Father’s Day Picnic & BrooklineVillage Street Fair

The High Street Hill Association Annual Father’s Day Picnic is Sunday June 21 4-8 pm. Bring your family, friends and a dish to pass. We will provide some beverages. Pony rides available from 4:30 to 5:30. Come join this tradition on the Philbrick Green!

In addition, the Brookline Village Association street fair on Harvard Street, from Linden to Washington Streets, is Sunday June 14, from 12-4pm, featuring live music, food, children’s games and more. Musical guests Vanessa Trien and the Jumping Monkeys, Ten Tumbao, The Muddy River Ramblers and Too Klez for Comfort will take the stage throughout the afternoon. Touch-A-Truck, offers children a hands-on opportunity to explore working trucks of all types and to meet the people who build, protect and serve the Brookline community. Other family friendly activities include face painting, children’s games, wellness classes, puppetry and art. Food samples will be provided by restaurants in Brookline Village and grilled burgers and hotdogs will be available for purchase.


Informational meeting on the Brookline Override Vote

We’ve all been hearing a lot about the Proposition 2 1/2 Override Vote May 5 here in Brookline, and it’s certainly hard to keep up with. The High Street Hill Association is proud to co-sponsor an informational meeting tomorrow night at the Lawrence School Auditorium on Francis Street to help all citizens sort through the different perspectives.
Rebecca Stone, representing the campaign Vote Yes for Brookline, will make a presentation alongside Dick Benka from the campaign For a Better Override. The convening is set to begin at 6:45 PM for a meet and greet, and go from 7 – 8 PM including brief remarks by speakers and then Q&A and discussion.
Co-sponsoring organizations are the Lawrence Neighborhood Association and the Coolidge Corner South Side Neighborhood Association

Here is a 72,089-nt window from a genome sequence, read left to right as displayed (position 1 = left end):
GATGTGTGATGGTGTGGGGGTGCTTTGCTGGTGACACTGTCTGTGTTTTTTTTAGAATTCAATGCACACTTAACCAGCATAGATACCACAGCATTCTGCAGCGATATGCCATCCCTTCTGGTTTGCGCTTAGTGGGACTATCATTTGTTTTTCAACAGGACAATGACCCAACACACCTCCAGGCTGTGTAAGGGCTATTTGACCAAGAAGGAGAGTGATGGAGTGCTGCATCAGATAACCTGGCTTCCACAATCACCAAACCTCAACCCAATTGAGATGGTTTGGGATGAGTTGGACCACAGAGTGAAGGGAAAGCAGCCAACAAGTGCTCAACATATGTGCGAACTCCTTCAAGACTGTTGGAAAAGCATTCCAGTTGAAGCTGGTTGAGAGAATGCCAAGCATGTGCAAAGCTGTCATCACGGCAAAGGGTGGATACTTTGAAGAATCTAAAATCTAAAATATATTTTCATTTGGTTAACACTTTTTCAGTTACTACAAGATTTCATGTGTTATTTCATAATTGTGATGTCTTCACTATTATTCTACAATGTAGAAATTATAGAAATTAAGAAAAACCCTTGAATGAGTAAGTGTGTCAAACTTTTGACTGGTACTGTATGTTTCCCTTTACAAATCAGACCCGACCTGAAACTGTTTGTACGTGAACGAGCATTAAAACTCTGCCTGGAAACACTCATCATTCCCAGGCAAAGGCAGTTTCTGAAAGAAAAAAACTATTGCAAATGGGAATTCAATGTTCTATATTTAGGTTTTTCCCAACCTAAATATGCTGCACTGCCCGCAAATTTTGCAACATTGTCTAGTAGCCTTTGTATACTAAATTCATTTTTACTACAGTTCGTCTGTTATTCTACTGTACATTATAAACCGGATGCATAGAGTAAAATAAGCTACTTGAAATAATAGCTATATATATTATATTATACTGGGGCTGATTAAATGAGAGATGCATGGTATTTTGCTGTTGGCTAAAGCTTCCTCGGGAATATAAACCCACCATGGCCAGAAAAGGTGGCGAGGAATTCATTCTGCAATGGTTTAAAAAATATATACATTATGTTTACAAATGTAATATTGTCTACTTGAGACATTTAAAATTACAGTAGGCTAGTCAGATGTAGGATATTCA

The Hidden Brookline History of Roland Hayes

Roland Hayes Concert March 15

You’ve probably the heard of the great Marian Anderson and the great Paul Robeson but do you know who was the first African American concert performer of international fame that paved their way? Do you know that this ground-breaking musician was also a courageous champion against segregation and racism? Do you know that he lived on Allerton Street on Pill Hill for almost 50 years?

Roland Hayes, who grew up poor in Georgia, became one of the premier tenors of all time and was an inspired composer. He performed classical music at the highest level but he is best known for elevating Negro spirituals and what he called “Aframerican” religious music to the concert stage.

Throughout his life he used his fame to break barriers in our country and abroad. He was the first African American soloist with the Boston Symphony, gave a command performance at Buckingham Palace and even won over an overtly racist audience in prewar Germany by the sheer force of his voice. At a time when racial oppression was rampant he demanded that his audiences be desegregated. In 1924 the NAACP awarded him their highest honor, the Springarn medal.

Despite his stellar achievements and long dignified career this amazing man has not achieved the long-lasting recognition that he deserves. If you could hear his music, performed as he did so many times around the world, you would feel its power to move people to change.

The Hidden Brookline Committee, an ad hoc committee of the town’s Diversity, Inclusion and Community Relations Department, wants to bring the music of Mr. Hayes and the story of his inspiring life to those who have not heard.

At 3 pm on Sunday, March 15, “A Tribute to Roland Hayes” will commemorate the art and legacy of this extraordinary force in American music history with a concert at historic Christ’s Church Longwood in Brookline. Presented by Hammond Real Estate and emceed by the always-engaging Reverend Liz Walker, this event promises to deliver a memorable afternoon of music and storytelling. Featuring the BSO’s eminent vocalist Robert Honeysucker, the program will also include the Joyful Voices of Inspiration Choir, the Brookline High School Camerata, Wenc Bogdanoff and a short film.